To overcome that hurdle, the researchers designed a new method to infer the occurrence rate of planets across a wide range of sizes and orbital distances. The new model simulates 'universes' of stars and planets and then 'observes' these simulated universes to determine how many of the planets would have been discovered by Kepler in each 'universe.'
"We used the final catalog of planets identified by Kepler and improved star properties from the European Space Agency's Gaia spacecraft to build our simulations," said Danley Hsu, a graduate student at Penn State and the first author of the paper.
"By comparing the results to the planets cataloged by Kepler, we characterized the rate of planets per star and how that depends on planet size and orbital distance. Our novel approach allowed the team to account for several effects that have not been included in previous studies."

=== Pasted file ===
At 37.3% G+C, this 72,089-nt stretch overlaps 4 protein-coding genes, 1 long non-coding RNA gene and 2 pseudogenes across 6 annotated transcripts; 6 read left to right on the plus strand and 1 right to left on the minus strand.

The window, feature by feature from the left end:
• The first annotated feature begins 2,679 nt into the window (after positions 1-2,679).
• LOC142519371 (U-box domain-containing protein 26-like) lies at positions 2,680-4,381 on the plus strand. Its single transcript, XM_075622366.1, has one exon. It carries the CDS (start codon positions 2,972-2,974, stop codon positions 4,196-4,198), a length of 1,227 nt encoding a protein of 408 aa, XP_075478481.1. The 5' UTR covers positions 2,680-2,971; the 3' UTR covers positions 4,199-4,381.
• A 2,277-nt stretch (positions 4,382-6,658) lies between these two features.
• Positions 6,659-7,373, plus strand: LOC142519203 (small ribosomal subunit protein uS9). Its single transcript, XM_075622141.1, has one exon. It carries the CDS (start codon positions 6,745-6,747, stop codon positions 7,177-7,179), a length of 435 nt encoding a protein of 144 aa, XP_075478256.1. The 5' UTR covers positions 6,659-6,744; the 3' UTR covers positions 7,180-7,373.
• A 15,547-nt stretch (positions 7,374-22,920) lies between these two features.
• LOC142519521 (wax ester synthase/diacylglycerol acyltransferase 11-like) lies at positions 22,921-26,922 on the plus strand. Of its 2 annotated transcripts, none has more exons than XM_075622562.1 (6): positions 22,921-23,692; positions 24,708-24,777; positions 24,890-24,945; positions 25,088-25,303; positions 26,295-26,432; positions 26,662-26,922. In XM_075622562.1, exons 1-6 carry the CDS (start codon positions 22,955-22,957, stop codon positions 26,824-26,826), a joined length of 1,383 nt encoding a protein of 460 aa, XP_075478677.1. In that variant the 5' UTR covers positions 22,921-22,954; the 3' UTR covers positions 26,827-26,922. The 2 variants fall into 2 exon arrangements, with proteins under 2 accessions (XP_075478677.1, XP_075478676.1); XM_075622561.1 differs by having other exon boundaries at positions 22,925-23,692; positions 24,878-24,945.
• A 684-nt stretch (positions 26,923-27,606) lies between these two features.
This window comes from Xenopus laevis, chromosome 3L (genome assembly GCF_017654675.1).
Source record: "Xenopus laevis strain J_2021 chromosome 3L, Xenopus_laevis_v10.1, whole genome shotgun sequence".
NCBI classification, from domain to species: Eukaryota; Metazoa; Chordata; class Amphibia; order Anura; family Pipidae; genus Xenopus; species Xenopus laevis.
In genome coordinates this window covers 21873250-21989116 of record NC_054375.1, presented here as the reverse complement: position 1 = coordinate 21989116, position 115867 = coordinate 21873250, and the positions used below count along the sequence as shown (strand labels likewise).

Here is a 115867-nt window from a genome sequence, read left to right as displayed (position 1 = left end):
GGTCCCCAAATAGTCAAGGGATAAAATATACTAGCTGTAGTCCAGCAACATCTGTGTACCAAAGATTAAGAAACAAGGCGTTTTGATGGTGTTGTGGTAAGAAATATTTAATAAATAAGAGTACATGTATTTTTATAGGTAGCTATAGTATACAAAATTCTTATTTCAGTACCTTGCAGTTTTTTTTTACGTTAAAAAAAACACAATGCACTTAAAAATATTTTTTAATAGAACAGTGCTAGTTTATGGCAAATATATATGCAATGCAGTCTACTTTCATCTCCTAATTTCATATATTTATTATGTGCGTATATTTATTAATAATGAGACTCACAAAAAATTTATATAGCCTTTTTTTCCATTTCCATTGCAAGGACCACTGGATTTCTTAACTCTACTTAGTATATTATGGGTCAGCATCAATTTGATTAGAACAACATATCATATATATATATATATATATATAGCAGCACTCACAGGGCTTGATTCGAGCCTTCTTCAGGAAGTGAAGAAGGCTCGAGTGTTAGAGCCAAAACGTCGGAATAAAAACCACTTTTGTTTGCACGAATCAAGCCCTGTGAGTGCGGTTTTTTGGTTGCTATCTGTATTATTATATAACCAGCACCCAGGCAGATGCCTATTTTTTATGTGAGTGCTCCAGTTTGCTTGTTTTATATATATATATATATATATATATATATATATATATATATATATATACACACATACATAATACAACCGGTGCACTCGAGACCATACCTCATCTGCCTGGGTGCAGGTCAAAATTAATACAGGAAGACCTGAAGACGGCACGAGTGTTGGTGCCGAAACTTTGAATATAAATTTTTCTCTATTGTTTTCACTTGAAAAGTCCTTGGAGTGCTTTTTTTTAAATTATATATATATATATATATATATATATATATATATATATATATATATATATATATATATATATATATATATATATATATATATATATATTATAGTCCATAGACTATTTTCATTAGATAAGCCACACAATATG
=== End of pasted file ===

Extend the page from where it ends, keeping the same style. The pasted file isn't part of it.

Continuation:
The results of this study are particularly relevant for planning future space missions to characterize potentially Earth-like planets. While the Kepler mission discovered thousands of small planets, most are so far away that it is difficult for astronomers to learn details about their composition and atmospheres.
"Scientists are particularly interested in searching for biomarkers - molecules indicative of life - in the atmospheres of roughly Earth-size planets that orbit in the 'habitable-zone' of Sun-like stars," said Ford. "The habitable zone is a range of orbital distances at which the planets could support liquid water on their surfaces. Searching for evidence of life on Earth-size planets in the habitable zone of Sun-like stars will require a large new space mission."
How large that mission needs to be will depend on the abundance of Earth-size planets. NASA and the National Academies of Science are currently exploring mission concepts that differ substantially in size and their capabilities. If Earth-size planets are rare, then the nearest Earth-like planets are farther away and a large, ambitious mission will be required to search for evidence of life on potentially Earth-like planets.